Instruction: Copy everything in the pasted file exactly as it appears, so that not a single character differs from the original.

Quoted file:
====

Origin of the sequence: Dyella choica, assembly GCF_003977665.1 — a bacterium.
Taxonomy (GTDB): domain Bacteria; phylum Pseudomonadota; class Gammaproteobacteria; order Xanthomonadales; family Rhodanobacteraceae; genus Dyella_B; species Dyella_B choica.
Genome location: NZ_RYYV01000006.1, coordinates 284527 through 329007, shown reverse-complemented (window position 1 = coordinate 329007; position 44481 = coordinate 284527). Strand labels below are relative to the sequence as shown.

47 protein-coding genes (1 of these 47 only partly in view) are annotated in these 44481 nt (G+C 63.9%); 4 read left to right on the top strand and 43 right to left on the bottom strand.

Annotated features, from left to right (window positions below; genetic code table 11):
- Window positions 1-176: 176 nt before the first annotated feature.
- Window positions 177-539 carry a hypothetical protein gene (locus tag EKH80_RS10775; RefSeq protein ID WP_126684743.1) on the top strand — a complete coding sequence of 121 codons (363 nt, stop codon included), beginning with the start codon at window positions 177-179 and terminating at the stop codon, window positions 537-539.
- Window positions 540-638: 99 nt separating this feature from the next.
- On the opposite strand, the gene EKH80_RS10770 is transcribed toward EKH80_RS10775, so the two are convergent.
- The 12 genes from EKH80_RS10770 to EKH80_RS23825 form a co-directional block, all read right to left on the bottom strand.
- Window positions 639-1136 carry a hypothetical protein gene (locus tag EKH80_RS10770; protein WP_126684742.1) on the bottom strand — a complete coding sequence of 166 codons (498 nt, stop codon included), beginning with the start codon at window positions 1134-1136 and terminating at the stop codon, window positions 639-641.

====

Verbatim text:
Origin of the sequence: Dyella choica, assembly GCF_003977665.1 — a bacterium.
Taxonomy (GTDB): domain Bacteria; phylum Pseudomonadota; class Gammaproteobacteria; order Xanthomonadales; family Rhodanobacteraceae; genus Dyella_B; species Dyella_B choica.
Genome location: NZ_RYYV01000006.1, coordinates 284527 through 329007, shown reverse-complemented (window position 1 = coordinate 329007; position 44481 = coordinate 284527). Strand labels below are relative to the sequence as shown.

47 protein-coding genes (1 of these 47 only partly in view) are annotated in these 44481 nt (G+C 63.9%); 4 read left to right on the top strand and 43 right to left on the bottom strand.

Annotated features, from left to right (window positions below; genetic code table 11):
- Window positions 1-176: 176 nt before the first annotated feature.
- Window positions 177-539 carry a hypothetical protein gene (locus tag EKH80_RS10775; RefSeq protein ID WP_126684743.1) on the top strand — a complete coding sequence of 121 codons (363 nt, stop codon included), beginning with the start codon at window positions 177-179 and terminating at the stop codon, window positions 537-539.
- Window positions 540-638: 99 nt separating this feature from the next.
- On the opposite strand, the gene EKH80_RS10770 is transcribed toward EKH80_RS10775, so the two are convergent.
- The 12 genes from EKH80_RS10770 to EKH80_RS23825 form a co-directional block, all read right to left on the bottom strand.
- Window positions 639-1136 carry a hypothetical protein gene (locus tag EKH80_RS10770; protein WP_126684742.1) on the bottom strand — a complete coding sequence of 166 codons (498 nt, stop codon included), beginning with the start codon at window positions 1134-1136 and terminating at the stop codon, window positions 639-641.